Every time there is a terrorist attack, the first thing I think after praying that people haven’t been hurt is that I hope the attacker is not a Muslim. I know what will follow if they are. Young people are affected by global news; it seeps into perceptions, conversations, and then sometimes actions. Growing up, I didn’t encounter animosity the way that my children do now. The conversations that I have with my children—about the political climate, the language being used, the need for them to be exemplary so that no one will put them on a “terror list”—are sadly wholly different to the conversations I had aged eleven about music, reading, arts, and crafts. But I have no choice as I try to help them navigate an increasingly prejudiced world.
Fight Back was inspired by recent terrorist events and the subsequent rise of the far right. Islamophobia and prejudice are a sad reality for people from Muslim backgrounds. Hate crime is on the rise, and anti-Muslim attacks have risen year after year. Fight Back challenges the stereotype constantly depicted in the news and in films that Muslims aren’t peaceful and a Muslim woman can only be empowered if she doesn’t wear a headscarf or if she is not religious. This story seeks to authentically represent the true lives of Muslims, particularly independent women who are free to make their own decisions.
I wrote Fight Back because I wanted to put a spotlight on a community that is always in the news—for the wrong reasons—and explore what that might feel like in a school and family setting. I also wanted to explore what it feels like to struggle to express your identity and then find the courage to be proud of it, to realize that you’re not alone and many others from all sorts of backgrounds experience the same. Most of all I wanted to show that when we come together, our voices are stronger.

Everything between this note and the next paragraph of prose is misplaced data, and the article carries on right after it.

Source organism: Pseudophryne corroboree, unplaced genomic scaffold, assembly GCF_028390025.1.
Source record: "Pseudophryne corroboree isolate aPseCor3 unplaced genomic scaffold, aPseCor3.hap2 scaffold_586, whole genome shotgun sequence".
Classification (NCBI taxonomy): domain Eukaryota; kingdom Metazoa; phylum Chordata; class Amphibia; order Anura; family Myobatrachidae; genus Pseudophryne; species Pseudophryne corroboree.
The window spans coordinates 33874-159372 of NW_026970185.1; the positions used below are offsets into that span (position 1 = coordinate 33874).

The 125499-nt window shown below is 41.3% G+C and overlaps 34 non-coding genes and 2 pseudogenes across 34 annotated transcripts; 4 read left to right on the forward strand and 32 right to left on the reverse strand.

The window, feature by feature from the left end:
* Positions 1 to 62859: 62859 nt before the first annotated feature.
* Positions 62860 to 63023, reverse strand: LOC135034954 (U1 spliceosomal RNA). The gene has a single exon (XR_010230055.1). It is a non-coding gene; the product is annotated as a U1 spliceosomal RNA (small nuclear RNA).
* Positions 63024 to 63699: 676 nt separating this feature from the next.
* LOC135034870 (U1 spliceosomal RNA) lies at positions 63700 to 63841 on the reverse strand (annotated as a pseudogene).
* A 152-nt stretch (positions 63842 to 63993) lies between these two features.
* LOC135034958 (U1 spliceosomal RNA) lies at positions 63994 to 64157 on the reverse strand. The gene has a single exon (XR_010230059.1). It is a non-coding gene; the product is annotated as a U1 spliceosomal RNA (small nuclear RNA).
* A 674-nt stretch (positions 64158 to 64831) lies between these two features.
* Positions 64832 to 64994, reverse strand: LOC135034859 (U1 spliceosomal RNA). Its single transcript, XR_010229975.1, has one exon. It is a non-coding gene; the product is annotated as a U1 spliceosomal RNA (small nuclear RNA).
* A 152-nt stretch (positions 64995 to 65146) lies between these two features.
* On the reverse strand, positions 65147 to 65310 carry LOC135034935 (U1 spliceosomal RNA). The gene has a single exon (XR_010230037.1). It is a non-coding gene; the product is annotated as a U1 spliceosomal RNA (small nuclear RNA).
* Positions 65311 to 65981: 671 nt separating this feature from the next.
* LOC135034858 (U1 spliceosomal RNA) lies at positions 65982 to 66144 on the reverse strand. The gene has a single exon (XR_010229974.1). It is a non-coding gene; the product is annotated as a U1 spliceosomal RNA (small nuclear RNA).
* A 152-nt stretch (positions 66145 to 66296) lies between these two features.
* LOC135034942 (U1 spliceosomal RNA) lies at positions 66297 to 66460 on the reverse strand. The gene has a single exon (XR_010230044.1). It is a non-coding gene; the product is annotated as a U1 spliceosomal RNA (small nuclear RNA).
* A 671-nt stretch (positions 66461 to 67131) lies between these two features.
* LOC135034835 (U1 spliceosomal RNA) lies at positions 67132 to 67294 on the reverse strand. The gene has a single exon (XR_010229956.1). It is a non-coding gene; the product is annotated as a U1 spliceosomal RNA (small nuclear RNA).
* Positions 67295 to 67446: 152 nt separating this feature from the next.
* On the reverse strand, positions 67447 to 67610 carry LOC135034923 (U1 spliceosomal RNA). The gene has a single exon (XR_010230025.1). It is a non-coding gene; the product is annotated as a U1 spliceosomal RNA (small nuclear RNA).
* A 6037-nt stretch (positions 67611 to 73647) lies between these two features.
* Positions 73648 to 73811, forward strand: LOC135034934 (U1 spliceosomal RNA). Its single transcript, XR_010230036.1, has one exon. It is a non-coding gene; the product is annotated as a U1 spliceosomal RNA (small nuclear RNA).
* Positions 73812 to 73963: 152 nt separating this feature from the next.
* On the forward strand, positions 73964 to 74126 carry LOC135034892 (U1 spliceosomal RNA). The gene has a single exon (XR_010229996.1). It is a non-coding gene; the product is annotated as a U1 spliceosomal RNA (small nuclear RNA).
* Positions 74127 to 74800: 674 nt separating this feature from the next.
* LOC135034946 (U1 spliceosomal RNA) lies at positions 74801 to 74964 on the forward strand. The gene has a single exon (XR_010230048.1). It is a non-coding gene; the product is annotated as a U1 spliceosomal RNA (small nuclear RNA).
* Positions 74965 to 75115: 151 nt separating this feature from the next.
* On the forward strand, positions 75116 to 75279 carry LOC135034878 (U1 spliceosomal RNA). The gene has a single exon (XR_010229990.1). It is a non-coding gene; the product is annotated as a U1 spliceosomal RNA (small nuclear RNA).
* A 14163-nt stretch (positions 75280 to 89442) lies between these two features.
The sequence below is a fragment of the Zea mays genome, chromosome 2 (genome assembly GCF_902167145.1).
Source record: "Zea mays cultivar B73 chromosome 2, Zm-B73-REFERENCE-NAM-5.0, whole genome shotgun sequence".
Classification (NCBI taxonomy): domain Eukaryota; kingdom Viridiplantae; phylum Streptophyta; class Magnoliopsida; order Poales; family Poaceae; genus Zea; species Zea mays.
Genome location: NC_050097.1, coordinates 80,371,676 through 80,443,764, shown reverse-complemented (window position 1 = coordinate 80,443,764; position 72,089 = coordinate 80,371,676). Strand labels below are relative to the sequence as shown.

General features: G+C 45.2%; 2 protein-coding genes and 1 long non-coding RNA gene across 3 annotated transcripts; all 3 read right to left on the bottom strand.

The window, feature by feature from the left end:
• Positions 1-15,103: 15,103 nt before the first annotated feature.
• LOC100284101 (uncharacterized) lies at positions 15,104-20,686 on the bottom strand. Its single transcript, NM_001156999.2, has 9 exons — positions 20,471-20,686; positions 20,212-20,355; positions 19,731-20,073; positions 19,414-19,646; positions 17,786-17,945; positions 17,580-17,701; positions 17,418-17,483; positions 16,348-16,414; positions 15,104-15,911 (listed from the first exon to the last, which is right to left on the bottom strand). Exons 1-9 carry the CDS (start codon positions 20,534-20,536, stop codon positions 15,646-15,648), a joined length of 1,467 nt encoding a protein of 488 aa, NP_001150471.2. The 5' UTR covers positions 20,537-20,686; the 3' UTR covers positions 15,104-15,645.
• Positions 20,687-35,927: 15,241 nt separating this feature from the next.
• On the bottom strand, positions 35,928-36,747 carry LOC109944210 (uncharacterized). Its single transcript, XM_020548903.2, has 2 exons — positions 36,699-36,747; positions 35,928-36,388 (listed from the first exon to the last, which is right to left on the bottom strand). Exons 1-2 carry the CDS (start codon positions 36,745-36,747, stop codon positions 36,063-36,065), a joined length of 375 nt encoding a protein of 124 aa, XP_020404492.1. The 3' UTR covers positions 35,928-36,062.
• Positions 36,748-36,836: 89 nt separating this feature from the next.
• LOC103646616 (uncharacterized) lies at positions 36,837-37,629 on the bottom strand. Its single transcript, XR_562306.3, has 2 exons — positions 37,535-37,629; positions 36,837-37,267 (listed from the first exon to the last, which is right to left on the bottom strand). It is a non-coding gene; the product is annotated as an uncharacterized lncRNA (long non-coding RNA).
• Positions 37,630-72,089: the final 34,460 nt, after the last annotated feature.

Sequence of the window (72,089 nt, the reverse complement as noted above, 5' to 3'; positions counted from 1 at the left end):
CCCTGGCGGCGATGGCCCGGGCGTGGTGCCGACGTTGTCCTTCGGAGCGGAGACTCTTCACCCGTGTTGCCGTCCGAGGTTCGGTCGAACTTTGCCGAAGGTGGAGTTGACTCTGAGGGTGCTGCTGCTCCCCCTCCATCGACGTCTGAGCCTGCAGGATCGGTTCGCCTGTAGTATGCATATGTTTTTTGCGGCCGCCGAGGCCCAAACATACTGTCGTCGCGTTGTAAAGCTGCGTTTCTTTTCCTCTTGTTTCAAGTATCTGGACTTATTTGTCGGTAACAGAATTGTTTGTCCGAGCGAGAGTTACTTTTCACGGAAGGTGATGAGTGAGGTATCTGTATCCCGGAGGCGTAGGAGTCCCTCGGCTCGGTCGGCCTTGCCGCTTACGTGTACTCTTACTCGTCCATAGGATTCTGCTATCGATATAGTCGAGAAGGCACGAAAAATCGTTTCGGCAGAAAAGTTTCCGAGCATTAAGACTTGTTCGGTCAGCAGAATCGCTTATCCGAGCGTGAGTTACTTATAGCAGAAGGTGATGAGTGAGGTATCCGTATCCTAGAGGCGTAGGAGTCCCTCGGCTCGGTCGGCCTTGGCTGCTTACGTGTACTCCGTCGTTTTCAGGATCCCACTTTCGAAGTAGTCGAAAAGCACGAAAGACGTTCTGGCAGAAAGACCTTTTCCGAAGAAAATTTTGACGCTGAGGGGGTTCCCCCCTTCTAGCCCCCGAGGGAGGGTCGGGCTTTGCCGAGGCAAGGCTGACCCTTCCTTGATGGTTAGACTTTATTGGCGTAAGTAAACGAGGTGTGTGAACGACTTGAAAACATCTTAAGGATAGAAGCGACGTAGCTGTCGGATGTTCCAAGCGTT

My first novel looked at what it’s like to be a refugee. This novel looks at what it’s like to be a Muslim today while panning out and exploring the experiences of others who are also discriminated against. It shows what we have in common and the possibilities when we come together.
A. M. Dassu won the international We Need Diverse Books mentorship award in 2017. She is the deputy editor of SCBWI-British Isles’ Words & Pictures magazine and a director at Inclusive Minds, an organization for people who are passionate about inclusion, diversity, equality, and accessibility in children’s literature. Her work has been published by The Huffington Post, the Times Educational Supplement, SCOOP Magazine, Lee & Low Books, and DK Books. She lives in the heart of England. You can find her on Twitter as @a_reflective or at amdassu.com.